Tokyo’s cloud-harvesting vertical commuter town
Kohn Pedersen Fox and Leslie E. Robertson Associates aim to build it by 2045. Will they succeed?
Tokyo has adapted to the vicissitudes of Japanese earthquakes and tsunamis over the years, so it is perhaps better suited than most cities when adapting to climate change. Yet, could the Japanese capital and largest city in the world build out into its bay, in order to overcome the ecological problems of the next thirty years?
That’s certainly the proposal being put forward by Kohn Pedersen Fox and Leslie E. Robertson Associates, two firms well-known for their large-scale infrastructure projects.
The proposal, called Next Tokyo, postulates the creation of a new city in the city’s coastal waters, built on a chain of man-made islands.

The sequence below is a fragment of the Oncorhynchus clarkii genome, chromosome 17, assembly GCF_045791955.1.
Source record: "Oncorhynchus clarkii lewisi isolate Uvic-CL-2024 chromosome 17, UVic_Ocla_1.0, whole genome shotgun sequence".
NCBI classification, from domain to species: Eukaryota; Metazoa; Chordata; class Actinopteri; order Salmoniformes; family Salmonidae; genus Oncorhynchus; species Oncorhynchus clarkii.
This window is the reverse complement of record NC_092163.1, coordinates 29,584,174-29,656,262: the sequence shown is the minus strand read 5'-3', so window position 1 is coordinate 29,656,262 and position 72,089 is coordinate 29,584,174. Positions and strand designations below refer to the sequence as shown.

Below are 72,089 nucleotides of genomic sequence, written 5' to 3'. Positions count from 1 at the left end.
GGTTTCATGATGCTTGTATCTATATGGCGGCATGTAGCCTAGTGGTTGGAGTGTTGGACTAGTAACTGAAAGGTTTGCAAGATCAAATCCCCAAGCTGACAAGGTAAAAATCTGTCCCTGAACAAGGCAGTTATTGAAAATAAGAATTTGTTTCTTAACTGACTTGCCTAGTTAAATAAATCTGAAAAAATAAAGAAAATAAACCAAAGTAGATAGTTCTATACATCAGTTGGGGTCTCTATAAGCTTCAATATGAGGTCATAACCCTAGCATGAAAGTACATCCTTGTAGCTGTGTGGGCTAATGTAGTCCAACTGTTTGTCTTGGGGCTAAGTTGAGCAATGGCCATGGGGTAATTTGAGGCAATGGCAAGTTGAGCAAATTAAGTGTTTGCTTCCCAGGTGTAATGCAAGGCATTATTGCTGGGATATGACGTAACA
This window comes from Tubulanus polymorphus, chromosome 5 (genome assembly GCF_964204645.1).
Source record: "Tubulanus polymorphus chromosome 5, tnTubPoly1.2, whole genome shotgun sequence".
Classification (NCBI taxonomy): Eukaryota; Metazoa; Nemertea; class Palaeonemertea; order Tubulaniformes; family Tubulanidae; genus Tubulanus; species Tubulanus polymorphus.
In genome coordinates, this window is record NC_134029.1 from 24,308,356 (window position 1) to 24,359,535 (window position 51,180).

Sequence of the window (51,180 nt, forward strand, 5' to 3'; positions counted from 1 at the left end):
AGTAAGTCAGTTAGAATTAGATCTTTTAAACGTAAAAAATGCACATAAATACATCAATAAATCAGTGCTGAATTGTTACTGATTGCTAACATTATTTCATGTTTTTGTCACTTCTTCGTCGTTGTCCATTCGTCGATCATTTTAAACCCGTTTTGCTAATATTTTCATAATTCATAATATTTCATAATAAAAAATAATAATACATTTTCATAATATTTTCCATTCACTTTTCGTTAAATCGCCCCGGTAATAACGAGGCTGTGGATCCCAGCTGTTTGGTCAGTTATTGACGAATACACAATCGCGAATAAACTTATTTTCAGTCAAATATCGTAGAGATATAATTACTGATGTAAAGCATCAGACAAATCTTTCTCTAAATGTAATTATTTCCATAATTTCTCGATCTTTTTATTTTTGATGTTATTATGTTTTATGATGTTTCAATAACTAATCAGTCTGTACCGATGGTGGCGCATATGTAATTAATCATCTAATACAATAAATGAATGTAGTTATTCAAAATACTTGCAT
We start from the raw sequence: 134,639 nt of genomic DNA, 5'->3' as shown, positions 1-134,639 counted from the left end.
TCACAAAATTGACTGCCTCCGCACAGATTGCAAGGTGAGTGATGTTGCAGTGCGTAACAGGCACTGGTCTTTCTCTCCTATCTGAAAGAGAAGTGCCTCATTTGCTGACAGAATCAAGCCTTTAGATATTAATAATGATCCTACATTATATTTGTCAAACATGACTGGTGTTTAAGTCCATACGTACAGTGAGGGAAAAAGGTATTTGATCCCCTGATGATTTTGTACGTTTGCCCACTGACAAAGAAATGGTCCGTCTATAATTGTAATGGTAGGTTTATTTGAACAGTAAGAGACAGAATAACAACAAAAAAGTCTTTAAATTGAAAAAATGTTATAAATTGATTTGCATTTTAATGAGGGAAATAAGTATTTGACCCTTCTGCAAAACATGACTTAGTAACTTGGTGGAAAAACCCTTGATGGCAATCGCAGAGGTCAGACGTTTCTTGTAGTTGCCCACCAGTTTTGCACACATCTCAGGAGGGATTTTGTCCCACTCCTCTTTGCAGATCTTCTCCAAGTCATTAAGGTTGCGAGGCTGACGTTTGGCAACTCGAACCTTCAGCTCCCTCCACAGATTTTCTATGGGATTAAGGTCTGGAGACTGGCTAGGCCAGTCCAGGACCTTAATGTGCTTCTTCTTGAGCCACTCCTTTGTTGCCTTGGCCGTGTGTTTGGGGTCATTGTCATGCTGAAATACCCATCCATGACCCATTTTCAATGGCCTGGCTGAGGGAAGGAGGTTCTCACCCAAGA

“The archipelago of reclaimed land supports a transit-orientated develop for a half-million occupants, while improving the resilience of Toyko Bay against waterborne risks,” the firms say. This line of hexagonal rings is designed to break-up adverse waves, while the mile-high central tower would have cloud-harvesting technology built into its upper floors, supplying the upper apartments with fresh water.
The skyscraper would serve as a kind of vertical commuter town, while the honeycomb-shaped rings could contain water desalination plants, public beaches or urban farms. This proposal, which the firms think might be feasible by 2045, might sound a little far-fetched, yet KPF have some form when it comes to schemes such as this. In 2012 they won the prize to develop a new Chinese city around a 40-hectare lake. Next Tokyo is somewhat more ambitious, but not beyond the realms of contemporary architecture’s imaginations. For more on how we might be living in the future consider The World We Made, while, for insight into contemporary Japanese architecture on a much smaller scale get Jutaku.